Restructuring means a new Constitution, adopting a Constitution that would be truly people’s Constitution, and a Constitution that would aim to address these national challenges.

The call for a new Constitution has become a cry in a busy market? How do you begin to crystalize these ideas in such a cacophonic atmosphere of political suspicion and hate speech to convince Nigerians that they actually need a new Constitution?

If the Executive and the Legislature buy into it, they would take steps to organise a Constituent Assembly that would be genuine representatives of different sections of this country and the Assembly will discuss and agree on the new Constitution.

Yet, some lawyers think that legislators are not supposed to be part of a constitution amendment or the process of creating a new Constitution. Do you agree with those who argue that the National Assembly members should not be part of this discussion for new Constitution?

I don’t think that the National Assembly, as it is presently constituted, can amend or create the Constitution that the country needs. But because it is the National Assembly, the process is that they adopt legislation establishing the real Constituent Assembly that will be responsible for determining the new Constitution. I do not see it having a proper role in determining the new Constitution.
Politicians are busy with permutations for 2023 general elections, or so it seems. Do you think that this process could be activated before 2023 elections?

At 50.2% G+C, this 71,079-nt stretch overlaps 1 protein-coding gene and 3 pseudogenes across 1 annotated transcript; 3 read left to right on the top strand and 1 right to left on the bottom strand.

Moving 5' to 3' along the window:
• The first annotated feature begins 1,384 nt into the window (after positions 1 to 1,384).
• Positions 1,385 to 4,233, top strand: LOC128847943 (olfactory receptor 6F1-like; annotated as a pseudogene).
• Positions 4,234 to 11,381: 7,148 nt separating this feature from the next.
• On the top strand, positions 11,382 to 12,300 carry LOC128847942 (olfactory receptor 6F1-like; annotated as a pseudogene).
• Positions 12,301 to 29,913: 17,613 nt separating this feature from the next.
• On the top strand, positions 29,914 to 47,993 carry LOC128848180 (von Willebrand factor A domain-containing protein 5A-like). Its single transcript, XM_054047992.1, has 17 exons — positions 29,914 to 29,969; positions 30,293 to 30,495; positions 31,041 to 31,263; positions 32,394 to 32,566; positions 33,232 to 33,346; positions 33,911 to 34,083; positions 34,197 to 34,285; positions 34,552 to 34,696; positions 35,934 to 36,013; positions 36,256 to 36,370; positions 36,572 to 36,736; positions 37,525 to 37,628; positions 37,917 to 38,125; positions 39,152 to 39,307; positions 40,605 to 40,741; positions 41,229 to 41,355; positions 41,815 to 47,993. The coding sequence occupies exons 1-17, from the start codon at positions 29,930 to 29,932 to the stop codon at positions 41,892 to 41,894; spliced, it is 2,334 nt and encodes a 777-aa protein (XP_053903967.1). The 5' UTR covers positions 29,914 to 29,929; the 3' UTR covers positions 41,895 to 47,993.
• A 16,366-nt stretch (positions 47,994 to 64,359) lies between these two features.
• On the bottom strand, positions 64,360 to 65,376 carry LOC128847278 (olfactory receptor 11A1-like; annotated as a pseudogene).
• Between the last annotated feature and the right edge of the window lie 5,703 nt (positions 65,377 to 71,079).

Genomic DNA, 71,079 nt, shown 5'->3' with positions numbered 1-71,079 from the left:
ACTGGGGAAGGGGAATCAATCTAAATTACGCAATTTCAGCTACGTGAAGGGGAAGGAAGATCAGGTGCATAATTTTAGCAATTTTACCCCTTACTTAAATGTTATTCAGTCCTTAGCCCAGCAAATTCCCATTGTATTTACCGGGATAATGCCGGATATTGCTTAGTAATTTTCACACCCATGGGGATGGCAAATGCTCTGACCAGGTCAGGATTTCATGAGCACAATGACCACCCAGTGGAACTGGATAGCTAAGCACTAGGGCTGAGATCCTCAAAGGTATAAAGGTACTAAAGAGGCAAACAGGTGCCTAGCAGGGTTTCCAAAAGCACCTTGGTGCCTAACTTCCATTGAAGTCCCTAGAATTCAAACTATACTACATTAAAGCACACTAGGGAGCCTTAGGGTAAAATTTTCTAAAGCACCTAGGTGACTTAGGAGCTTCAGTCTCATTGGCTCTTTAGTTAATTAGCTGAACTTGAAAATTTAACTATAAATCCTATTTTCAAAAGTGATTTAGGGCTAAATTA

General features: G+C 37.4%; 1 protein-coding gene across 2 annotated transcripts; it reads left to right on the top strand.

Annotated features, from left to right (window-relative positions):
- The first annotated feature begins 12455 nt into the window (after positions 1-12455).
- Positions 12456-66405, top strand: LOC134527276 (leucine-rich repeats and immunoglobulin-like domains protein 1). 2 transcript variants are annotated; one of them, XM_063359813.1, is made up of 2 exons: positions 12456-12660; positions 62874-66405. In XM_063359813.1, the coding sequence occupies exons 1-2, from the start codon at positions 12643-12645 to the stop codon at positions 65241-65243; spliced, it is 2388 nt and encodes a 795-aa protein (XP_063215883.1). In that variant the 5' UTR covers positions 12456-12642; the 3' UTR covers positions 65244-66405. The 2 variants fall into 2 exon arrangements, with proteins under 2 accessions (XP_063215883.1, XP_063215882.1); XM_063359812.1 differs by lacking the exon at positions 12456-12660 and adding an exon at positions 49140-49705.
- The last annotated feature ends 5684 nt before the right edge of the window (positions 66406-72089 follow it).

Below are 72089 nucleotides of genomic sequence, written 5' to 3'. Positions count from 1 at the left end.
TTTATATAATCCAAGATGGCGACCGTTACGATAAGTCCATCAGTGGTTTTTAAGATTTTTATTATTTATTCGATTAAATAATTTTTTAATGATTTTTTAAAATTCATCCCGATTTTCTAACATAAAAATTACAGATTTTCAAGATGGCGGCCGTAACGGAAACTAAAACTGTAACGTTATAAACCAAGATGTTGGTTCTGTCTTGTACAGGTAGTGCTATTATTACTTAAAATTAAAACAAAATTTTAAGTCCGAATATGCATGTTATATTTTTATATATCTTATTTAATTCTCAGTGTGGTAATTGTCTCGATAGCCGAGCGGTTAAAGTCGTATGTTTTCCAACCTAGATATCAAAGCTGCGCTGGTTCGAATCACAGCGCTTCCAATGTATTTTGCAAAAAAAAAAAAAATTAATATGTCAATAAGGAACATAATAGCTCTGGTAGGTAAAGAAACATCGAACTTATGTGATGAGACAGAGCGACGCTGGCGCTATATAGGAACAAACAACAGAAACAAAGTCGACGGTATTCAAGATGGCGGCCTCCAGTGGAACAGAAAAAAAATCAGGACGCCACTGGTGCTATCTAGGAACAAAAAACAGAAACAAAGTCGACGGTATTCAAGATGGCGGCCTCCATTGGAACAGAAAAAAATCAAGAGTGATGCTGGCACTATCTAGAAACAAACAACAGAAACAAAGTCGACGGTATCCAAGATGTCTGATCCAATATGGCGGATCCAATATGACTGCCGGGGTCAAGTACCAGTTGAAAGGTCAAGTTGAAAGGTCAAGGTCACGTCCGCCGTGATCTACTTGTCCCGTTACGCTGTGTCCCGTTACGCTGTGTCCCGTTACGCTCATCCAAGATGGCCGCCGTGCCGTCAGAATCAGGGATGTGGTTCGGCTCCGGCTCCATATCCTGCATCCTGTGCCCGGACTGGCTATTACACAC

A new more proper Constitution would determine the electoral cycle. If we proceed to have 2023 elections without the new Constitution, you would just be repeating what exists at the moment. And everybody would agree that, at the moment, the country is not faring as well as it should be.

Does the outcome of the 2014 national conference present what could pass as a working document for some of these reforms you talk about?
I do not believe that the sort of Constitution that would meet the need of this country emerged from the 2014 conference. It did go some way but it did not create the constitution that would address Nigeria’s challenges.

What I am saying is the need to create a Constitution that would address Nigeria’s challenges. If you look back at constitutions of 1960 and 1962, Nigeria was faring a lot better than it is now. If we had continued with that Constitution, Nigeria, by now, would have been in a much developed and in a better state than we have now.

We need to return to a truer Federation, which it was at that time, because what we have now is more of a Federation in name than reality. We should return to a state which we began our Federation under which we fared a lot better than we are faring now.

What aspect of that documents from 2014 conference do you think fits into the idea of what should be done?
My idea of the truer Federation for Nigeria is based on more viable federating units. 2014 conference document did not produce more viable federating units.